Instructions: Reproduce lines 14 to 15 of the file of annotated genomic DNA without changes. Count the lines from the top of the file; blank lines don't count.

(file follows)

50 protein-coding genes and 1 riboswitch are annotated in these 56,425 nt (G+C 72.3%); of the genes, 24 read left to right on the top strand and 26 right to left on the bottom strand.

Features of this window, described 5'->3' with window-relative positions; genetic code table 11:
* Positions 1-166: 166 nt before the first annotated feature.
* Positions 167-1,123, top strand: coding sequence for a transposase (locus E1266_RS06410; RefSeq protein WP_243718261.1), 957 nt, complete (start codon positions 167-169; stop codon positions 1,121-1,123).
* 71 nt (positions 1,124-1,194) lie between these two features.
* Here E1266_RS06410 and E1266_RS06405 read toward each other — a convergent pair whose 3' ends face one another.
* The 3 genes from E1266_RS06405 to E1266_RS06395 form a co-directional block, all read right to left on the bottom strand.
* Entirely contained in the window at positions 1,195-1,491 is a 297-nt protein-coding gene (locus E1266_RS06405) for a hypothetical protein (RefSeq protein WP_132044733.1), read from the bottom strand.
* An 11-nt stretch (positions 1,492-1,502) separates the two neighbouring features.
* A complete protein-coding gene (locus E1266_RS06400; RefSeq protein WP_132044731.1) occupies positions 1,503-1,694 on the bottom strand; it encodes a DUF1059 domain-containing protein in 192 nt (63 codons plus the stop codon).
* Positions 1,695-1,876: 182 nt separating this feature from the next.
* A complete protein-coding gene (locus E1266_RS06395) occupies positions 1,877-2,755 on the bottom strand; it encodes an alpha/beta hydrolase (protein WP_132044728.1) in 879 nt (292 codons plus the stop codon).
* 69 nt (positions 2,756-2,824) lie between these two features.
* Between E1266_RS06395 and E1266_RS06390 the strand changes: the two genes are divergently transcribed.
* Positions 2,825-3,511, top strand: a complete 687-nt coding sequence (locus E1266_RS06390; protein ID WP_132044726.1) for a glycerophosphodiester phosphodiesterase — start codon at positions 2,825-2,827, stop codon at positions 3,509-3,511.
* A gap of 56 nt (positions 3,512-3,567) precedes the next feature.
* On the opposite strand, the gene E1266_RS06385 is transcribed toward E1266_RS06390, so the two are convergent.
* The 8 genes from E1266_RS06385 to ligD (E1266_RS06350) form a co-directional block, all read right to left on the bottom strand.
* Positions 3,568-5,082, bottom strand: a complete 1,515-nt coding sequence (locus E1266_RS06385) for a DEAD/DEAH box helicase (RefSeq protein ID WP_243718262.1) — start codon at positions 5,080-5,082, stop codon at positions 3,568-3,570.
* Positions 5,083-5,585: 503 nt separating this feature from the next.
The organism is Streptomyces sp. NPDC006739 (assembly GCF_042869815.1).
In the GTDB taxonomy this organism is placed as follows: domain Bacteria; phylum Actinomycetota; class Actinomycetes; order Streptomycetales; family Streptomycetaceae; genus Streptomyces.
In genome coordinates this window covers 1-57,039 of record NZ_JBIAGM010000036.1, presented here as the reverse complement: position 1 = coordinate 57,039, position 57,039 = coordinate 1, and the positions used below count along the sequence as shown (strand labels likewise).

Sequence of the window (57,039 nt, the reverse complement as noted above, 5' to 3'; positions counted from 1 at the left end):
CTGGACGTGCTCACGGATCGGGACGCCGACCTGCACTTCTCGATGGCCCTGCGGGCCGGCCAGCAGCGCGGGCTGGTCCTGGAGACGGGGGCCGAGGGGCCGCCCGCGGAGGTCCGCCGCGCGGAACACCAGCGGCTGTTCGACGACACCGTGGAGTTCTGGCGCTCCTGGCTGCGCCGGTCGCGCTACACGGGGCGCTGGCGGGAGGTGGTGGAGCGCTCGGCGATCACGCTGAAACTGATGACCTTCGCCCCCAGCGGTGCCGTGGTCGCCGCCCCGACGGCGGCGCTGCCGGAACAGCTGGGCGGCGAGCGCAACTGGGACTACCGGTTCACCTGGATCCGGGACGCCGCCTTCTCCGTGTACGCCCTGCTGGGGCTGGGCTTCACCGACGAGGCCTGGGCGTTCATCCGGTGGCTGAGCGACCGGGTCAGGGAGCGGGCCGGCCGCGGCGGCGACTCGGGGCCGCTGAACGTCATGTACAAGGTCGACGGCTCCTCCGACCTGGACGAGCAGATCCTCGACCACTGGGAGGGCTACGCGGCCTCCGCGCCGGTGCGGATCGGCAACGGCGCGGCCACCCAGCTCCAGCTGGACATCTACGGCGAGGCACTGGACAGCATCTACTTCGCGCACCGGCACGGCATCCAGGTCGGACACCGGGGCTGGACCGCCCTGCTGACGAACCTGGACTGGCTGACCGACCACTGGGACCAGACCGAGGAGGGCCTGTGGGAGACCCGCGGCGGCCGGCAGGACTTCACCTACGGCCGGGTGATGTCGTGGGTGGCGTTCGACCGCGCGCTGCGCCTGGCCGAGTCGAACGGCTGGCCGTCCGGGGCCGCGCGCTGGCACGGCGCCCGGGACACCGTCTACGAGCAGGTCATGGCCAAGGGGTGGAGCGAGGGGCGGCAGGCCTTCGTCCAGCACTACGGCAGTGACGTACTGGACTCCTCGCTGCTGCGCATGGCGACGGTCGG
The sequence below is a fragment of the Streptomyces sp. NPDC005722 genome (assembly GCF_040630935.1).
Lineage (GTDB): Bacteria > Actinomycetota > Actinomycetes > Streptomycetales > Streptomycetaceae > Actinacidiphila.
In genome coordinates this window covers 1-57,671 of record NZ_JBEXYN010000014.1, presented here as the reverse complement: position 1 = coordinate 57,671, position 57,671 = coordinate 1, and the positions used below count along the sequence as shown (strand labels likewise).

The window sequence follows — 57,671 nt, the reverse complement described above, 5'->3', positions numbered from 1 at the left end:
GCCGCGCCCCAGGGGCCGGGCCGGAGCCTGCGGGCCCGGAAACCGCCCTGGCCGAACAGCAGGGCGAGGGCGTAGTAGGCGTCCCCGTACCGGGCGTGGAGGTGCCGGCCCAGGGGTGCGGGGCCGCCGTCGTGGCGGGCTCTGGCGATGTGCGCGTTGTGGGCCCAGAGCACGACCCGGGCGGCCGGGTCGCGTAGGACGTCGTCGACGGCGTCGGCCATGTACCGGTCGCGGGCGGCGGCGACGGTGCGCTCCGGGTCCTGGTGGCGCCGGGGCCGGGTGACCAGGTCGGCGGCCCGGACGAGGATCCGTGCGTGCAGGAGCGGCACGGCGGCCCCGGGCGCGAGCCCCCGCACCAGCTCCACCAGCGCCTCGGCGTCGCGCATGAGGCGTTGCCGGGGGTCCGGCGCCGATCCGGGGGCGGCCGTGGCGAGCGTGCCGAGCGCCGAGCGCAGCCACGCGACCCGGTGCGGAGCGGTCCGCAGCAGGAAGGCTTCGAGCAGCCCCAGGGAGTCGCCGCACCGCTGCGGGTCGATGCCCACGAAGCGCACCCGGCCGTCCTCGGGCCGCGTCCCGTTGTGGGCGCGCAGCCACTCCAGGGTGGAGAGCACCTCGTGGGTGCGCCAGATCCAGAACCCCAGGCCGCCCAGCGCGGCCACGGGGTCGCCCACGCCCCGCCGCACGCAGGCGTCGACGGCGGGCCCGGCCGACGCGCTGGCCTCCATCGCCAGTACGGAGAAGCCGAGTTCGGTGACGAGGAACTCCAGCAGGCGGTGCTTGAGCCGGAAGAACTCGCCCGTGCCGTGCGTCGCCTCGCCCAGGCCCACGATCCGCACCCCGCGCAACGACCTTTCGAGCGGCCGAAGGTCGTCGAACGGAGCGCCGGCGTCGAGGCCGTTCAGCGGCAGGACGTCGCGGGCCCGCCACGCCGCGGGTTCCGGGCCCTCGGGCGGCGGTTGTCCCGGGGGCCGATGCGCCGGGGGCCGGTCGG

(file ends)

* Between E1266_RS06395 and E1266_RS06390 the strand changes: the two genes are divergently transcribed.
* Positions 2,825-3,511, top strand: a complete 687-nt coding sequence (locus E1266_RS06390; protein ID WP_132044726.1) for a glycerophosphodiester phosphodiesterase — start codon at positions 2,825-2,827, stop codon at positions 3,509-3,511.